Obama hits ‘corporate deserters’

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Lashing out at what he called “corporate deserters,” President Obama on Thursday increased the pressure on Congress to approve legislation targeting companies that change their address to slash their U.S. tax bill.

Obama, speaking at a technical college in Los Angeles, said corporations were taking advantage of a loophole not available to average workers — and in the process, forcing the middle class to take up more of the tab for infrastructure and job-training programs.

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“I don’t care if it’s legal. It’s wrong,” Obama told the California crowd. “You don’t get to choose the tax rate you pay. These companies shouldn’t either.”

Obama pressed Congress to enact a measure making it impossible for a U.S. corporation to swallow up a smaller foreign company in order to avoid paying U.S. taxes.

In the process, Obama echoed his Treasury secretary, Jack Lew, who last week called for a “new sense of economic patriotism.”

Obama’s comments put an even larger spotlight on the practice known as inversions, an issue that meshes well with the economic populist tone that Democrats are taking this election year.

The White House is echoing the push from congressional Democrats to enact anti-inversion legislation retroactive to May, and has brushed aside Republicans who say the cross-border deals should be dealt with in tax reform.

Tax reform, Obama said, is “going to take some time,” while the recent rash of inversions illustrates that Congress needs to act to stop those deals now.

“You shouldn’t get to call yourself an American company only when you want a handout from American taxpayers,” Obama said.

Congressional Democrats have been pounding the inversion issue since May, when the pharmaceutical giant Pfizer attempted to merge with AstraZeneca, a British competitor.

Since then, a string of other prominent companies, including the pharmacy chain Walgreen Co., have openly discussed shifting their legal address abroad, on top of the close to 50 companies that have inverted in the last decade or so.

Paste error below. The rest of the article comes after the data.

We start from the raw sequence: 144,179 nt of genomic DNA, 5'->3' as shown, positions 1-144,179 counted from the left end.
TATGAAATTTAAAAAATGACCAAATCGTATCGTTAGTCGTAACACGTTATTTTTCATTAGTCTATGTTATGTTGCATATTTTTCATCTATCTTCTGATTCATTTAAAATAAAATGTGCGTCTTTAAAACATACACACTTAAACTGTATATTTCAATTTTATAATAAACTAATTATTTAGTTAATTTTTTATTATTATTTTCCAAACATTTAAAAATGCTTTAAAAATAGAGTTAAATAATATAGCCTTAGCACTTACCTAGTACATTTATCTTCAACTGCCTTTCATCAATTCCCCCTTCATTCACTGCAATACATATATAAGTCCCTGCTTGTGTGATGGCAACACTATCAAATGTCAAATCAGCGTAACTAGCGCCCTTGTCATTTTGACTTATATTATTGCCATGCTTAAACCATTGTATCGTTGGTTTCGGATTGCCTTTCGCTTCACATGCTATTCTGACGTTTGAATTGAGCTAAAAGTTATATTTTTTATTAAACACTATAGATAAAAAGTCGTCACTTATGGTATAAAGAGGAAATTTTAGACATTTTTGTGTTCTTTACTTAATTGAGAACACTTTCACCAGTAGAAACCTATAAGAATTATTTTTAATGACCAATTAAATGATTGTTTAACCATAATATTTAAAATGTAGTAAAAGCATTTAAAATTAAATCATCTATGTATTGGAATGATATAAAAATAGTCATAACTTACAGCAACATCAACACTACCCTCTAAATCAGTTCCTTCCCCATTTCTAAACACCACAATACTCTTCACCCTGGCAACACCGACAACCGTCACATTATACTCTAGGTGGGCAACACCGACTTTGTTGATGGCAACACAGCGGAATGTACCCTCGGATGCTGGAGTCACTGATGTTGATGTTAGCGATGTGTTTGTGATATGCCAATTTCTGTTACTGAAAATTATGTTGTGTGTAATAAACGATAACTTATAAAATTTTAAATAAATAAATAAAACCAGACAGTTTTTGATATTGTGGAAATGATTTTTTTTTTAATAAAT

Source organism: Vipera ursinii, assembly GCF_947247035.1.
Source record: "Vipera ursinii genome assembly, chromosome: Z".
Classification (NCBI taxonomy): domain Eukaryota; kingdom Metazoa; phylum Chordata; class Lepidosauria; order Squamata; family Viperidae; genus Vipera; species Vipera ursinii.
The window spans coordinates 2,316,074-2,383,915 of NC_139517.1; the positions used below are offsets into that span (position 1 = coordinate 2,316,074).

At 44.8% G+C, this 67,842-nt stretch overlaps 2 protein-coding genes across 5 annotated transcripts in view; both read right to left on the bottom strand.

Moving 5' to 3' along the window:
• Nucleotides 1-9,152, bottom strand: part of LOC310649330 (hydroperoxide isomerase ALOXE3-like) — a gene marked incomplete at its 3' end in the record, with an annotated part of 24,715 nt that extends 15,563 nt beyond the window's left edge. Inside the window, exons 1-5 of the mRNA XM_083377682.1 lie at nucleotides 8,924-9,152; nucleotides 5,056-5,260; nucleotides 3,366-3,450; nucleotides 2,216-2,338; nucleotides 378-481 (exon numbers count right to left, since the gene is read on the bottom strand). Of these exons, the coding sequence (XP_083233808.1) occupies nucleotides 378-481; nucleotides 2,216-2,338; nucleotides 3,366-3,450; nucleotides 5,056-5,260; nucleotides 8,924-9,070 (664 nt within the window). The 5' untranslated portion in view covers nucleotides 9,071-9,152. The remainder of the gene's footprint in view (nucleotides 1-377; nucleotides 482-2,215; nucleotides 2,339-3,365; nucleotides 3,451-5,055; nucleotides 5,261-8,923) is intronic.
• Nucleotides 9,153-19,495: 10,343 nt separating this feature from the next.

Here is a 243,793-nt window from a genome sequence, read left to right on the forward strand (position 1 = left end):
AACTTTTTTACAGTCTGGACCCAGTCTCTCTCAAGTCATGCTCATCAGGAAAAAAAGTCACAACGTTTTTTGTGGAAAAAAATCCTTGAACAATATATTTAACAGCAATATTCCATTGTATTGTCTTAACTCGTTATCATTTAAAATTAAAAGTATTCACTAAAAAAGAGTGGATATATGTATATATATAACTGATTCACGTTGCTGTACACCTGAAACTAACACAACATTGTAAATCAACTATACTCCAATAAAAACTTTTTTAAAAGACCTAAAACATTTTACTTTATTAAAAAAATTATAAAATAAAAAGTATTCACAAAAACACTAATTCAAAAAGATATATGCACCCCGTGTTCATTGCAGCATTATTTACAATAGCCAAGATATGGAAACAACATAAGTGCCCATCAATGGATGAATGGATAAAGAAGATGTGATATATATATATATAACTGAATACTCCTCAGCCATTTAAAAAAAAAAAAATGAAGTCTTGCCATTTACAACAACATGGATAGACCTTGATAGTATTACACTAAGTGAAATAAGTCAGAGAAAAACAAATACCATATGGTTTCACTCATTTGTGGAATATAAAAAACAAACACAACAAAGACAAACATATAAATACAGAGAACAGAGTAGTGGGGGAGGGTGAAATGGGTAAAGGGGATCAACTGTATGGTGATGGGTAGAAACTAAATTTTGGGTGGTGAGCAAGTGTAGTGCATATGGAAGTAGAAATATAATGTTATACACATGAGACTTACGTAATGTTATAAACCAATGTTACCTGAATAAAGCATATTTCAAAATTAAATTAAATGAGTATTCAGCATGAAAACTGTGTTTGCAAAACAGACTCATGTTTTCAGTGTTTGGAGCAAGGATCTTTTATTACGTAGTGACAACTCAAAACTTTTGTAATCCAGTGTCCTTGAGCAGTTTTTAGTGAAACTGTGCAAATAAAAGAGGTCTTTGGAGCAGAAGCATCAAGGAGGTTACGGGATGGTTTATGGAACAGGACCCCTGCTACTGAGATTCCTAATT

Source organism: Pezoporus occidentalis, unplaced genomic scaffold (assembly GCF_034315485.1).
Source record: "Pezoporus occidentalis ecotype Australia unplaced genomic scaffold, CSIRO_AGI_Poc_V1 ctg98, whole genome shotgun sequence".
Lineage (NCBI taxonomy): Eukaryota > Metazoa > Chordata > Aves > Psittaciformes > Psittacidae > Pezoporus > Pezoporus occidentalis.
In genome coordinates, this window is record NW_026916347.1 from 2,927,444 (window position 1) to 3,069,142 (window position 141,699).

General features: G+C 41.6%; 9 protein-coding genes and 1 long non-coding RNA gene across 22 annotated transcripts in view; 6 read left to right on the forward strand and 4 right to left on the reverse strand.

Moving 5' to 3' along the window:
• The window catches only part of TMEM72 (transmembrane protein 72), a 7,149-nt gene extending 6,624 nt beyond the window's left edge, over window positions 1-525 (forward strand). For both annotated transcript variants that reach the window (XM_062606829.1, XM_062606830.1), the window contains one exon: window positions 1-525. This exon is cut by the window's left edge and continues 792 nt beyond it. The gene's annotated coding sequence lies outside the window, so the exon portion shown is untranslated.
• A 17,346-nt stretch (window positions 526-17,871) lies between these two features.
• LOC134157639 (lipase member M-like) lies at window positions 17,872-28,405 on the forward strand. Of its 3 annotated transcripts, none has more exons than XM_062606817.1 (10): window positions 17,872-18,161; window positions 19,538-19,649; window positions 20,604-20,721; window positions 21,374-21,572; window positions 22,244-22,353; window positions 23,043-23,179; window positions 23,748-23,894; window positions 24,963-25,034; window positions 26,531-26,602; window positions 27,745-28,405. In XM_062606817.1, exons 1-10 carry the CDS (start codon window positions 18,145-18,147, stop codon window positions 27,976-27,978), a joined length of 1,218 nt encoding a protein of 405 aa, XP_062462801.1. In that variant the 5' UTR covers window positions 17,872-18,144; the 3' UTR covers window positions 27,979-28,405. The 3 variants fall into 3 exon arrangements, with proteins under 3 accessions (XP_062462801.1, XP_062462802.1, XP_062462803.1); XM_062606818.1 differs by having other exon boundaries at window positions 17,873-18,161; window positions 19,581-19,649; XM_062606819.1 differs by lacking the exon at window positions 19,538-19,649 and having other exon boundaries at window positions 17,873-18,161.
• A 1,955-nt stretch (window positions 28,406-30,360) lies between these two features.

Less than a week ago, the pharmaceutical company AbbVie closed the largest inversion yet — an almost $55 billion deal to merge with an Irish competitor.

But although Democrats clearly see inversions as a political winner, top lawmakers in the party also acknowledge they face an uphill climb in getting legislation passed this year.

Senate Finance Committee Chairman Ron Wyden (D-Ore.) said Thursday that he was working with fellow tax writers, including his panel’s top Republican, Sen. Orrin Hatch (Utah), to try to clinch a bipartisan inversion deal.

But Sen. Charles Schumer (N.Y.), a member of that committee and of the Democratic leadership, said that sort of legislation was “a little too complicated” to clear the panel before the upcoming recess.

“I would hope right after,” said Schumer, who has also stressed that he doesn’t think the leading Democratic proposals on inversion go far enough.

Congressional Democrats have largely embraced a proposal from Obama’s budget, that the government would continue to consider a merged company American for tax purposes if at least half of the shareholders come from the original U.S. business. Sen. Carl Levin (D-Mich.) and Rep. Sandy Levin (D-Mich.) have both introduced legislation along those lines.

The current threshold, set by anti-inversion legislation in 2004, is 80 percent. Hatch has said he’s open to a more targeted measure but won’t back retroactive legislation. Even some Democrats have also noted they think the problem would be better dealt with in tax reform.

“I don’t know that there’s going to be anything passed even this year,” Senate Majority Whip Dick Durbin (D-Ill.) told reporters after Lew briefed Democrats at a Thursday lunch. “There’s a need for it.”

Most congressional Republicans have stood firm against any targeted inversion legislation, instead saying the problem illustrates how badly the entire tax code needs to be rewritten. The real issue, they say, is the U.S.’s 35 percent corporate tax rate.

“I don’t think trying to do something that might be patchwork or put together haphazardly is the way to deal with this,” Rep. Charles Boustany (La.), a senior Republican on the House Ways and Means Committee, told reporters this week. “The fact of the matter is that our tax code has made U.S. companies relatively less competitive.”

On Thursday, senior White House officials said Congress enacted retroactive legislation the last time they dealt with inversions a decade ago.

They added that companies that reincorporate abroad for tax reasons often change little about how they do business and remain heavily reliant on other U.S. resources, like education and infrastructure.

A White House official noted that, given that some smaller nations have slashed their tax code for corporations to basically zero, any overhaul of the tax code would need to contain a tough inversion proposal.

With that in mind, the White House official noted, Washington might as well start taking on inversions now — a step, the official said, which would also stop any “bandwagon effect” caused by the recent rush of inversions.

“There’s more safety in numbers,” the official said. “We should be acting as quickly as we can. That will buy us more time and space.”

— This story was first posted at 3:52 p.m. and has been updated.